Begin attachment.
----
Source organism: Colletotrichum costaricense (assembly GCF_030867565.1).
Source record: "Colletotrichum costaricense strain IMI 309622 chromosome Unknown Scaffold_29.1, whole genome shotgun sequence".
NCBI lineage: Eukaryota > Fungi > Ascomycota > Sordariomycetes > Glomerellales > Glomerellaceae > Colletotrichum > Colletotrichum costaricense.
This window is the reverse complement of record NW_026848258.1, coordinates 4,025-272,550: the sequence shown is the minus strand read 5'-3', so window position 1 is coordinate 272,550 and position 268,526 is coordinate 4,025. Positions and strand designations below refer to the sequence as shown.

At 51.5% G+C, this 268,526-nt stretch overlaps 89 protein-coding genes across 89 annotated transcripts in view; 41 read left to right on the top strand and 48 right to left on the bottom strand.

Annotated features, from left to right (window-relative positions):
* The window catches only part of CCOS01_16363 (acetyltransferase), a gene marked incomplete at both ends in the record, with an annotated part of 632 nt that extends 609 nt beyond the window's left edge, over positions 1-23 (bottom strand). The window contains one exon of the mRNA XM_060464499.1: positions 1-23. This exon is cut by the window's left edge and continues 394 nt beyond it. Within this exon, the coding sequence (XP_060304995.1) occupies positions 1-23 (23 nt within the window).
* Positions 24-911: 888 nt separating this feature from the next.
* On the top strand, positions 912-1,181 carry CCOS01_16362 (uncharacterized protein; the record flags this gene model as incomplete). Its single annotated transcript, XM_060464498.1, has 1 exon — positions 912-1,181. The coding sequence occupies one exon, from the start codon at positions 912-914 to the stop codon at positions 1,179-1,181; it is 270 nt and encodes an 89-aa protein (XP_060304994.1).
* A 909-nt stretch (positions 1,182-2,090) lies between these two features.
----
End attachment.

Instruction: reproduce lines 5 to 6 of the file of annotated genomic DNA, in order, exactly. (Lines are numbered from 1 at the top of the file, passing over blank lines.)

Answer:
At 51.5% G+C, this 268,526-nt stretch overlaps 89 protein-coding genes across 89 annotated transcripts in view; 41 read left to right on the top strand and 48 right to left on the bottom strand.

Annotated features, from left to right (window-relative positions):